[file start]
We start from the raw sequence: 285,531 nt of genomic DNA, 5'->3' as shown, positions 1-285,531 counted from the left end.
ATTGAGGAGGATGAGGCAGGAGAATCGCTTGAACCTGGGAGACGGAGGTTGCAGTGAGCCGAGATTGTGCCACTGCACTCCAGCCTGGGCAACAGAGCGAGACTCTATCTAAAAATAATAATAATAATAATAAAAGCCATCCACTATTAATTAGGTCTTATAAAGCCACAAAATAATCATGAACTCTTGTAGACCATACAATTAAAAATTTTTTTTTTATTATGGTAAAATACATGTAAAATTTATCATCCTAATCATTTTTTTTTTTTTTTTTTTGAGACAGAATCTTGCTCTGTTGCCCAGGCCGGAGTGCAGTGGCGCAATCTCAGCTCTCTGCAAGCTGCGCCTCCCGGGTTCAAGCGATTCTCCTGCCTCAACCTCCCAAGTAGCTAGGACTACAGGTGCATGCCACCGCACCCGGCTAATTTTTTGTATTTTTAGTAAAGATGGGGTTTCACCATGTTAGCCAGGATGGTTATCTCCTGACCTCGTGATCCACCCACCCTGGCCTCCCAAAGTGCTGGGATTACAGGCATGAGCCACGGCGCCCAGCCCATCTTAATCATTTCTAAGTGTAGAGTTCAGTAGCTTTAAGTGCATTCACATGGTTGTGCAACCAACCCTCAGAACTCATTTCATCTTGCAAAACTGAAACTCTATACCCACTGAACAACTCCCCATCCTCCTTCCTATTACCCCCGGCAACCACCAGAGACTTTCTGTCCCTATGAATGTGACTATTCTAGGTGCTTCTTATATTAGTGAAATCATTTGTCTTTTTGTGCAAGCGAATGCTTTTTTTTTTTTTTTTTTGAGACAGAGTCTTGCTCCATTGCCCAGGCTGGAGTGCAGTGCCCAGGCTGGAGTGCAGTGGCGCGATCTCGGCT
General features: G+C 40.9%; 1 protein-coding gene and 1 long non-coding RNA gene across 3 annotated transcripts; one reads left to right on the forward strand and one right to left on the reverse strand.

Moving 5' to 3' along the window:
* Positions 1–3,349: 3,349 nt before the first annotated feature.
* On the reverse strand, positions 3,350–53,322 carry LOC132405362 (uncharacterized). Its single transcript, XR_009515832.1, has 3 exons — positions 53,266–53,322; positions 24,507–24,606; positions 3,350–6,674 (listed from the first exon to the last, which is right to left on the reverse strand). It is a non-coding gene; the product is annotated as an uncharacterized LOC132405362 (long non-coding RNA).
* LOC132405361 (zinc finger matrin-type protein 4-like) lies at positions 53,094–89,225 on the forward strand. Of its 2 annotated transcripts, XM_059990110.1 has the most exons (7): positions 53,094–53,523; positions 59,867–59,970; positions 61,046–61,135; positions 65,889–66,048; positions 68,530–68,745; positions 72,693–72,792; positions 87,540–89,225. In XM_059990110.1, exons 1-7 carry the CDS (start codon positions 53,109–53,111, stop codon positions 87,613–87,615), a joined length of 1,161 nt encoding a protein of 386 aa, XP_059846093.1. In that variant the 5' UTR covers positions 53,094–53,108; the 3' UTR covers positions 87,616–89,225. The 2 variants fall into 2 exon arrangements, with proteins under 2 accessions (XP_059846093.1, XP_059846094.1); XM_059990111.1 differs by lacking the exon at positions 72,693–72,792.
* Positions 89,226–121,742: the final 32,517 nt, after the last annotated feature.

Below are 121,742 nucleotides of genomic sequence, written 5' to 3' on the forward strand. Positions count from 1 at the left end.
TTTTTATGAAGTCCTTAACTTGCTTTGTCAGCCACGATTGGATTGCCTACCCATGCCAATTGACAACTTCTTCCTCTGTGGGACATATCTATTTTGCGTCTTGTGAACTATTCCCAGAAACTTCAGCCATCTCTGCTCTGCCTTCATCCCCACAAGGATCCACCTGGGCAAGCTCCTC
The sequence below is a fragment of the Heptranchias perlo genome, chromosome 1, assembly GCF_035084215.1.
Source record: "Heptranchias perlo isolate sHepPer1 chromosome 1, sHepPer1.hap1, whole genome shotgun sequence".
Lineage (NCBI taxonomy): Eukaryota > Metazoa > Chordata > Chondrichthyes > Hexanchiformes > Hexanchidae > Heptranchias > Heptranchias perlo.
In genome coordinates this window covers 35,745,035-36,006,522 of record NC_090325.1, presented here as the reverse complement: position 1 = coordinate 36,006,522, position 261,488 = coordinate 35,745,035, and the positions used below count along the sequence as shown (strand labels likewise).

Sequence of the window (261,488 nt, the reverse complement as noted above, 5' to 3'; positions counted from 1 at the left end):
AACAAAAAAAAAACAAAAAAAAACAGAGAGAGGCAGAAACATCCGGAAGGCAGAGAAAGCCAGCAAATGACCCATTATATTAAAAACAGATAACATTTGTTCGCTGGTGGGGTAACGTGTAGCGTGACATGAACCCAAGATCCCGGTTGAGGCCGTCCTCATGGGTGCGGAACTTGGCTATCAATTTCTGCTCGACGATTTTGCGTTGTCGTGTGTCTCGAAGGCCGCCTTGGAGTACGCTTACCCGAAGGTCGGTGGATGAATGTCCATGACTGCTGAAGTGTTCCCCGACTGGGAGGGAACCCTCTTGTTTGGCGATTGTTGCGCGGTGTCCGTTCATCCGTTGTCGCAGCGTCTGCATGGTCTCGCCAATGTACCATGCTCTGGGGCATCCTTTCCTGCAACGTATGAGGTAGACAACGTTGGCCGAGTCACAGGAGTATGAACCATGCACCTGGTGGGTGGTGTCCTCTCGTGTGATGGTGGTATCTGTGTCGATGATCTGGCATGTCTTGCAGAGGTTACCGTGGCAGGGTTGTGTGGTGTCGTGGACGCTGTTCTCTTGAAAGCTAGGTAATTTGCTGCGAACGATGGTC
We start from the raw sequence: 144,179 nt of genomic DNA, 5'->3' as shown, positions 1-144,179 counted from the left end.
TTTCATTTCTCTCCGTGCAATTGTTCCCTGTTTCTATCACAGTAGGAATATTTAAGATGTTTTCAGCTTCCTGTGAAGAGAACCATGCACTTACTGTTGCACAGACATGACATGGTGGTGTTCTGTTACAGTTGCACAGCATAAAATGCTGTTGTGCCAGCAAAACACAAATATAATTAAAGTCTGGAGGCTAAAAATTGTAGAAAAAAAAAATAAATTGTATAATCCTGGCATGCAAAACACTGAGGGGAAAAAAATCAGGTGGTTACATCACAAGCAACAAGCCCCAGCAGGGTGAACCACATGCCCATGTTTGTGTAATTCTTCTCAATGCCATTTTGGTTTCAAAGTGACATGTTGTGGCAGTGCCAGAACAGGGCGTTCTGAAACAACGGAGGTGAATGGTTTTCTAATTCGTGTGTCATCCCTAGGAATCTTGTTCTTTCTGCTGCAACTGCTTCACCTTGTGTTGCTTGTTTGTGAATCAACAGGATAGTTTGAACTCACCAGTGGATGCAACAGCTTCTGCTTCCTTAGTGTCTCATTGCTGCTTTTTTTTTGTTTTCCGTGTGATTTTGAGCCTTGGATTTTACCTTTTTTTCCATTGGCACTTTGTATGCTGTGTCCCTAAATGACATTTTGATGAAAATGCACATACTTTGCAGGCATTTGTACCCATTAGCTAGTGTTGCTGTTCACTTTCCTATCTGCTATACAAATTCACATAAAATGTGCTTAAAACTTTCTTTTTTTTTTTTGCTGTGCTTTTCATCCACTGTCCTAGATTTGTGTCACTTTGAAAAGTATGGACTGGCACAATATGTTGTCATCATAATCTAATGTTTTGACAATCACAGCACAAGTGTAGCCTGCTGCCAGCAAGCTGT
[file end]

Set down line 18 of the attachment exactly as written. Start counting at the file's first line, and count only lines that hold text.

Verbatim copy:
TTTCATTTCTCTCCGTGCAATTGTTCCCTGTTTCTATCACAGTAGGAATATTTAAGATGTTTTCAGCTTCCTGTGAAGAGAACCATGCACTTACTGTTGCACAGACATGACATGGTGGTGTTCTGTTACAGTTGCACAGCATAAAATGCTGTTGTGCCAGCAAAACACAAATATAATTAAAGTCTGGAGGCTAAAAATTGTAGAAAAAAAAAATAAATTGTATAATCCTGGCATGCAAAACACTGAGGGGAAAAAAATCAGGTGGTTACATCACAAGCAACAAGCCCCAGCAGGGTGAACCACATGCCCATGTTTGTGTAATTCTTCTCAATGCCATTTTGGTTTCAAAGTGACATGTTGTGGCAGTGCCAGAACAGGGCGTTCTGAAACAACGGAGGTGAATGGTTTTCTAATTCGTGTGTCATCCCTAGGAATCTTGTTCTTTCTGCTGCAACTGCTTCACCTTGTGTTGCTTGTTTGTGAATCAACAGGATAGTTTGAACTCACCAGTGGATGCAACAGCTTCTGCTTCCTTAGTGTCTCATTGCTGCTTTTTTTTTGTTTTCCGTGTGATTTTGAGCCTTGGATTTTACCTTTTTTTCCATTGGCACTTTGTATGCTGTGTCCCTAAATGACATTTTGATGAAAATGCACATACTTTGCAGGCATTTGTACCCATTAGCTAGTGTTGCTGTTCACTTTCCTATCTGCTATACAAATTCACATAAAATGTGCTTAAAACTTTCTTTTTTTTTTTTGCTGTGCTTTTCATCCACTGTCCTAGATTTGTGTCACTTTGAAAAGTATGGACTGGCACAATATGTTGTCATCATAATCTAATGTTTTGACAATCACAGCACAAGTGTAGCCTGCTGCCAGCAAGCTGT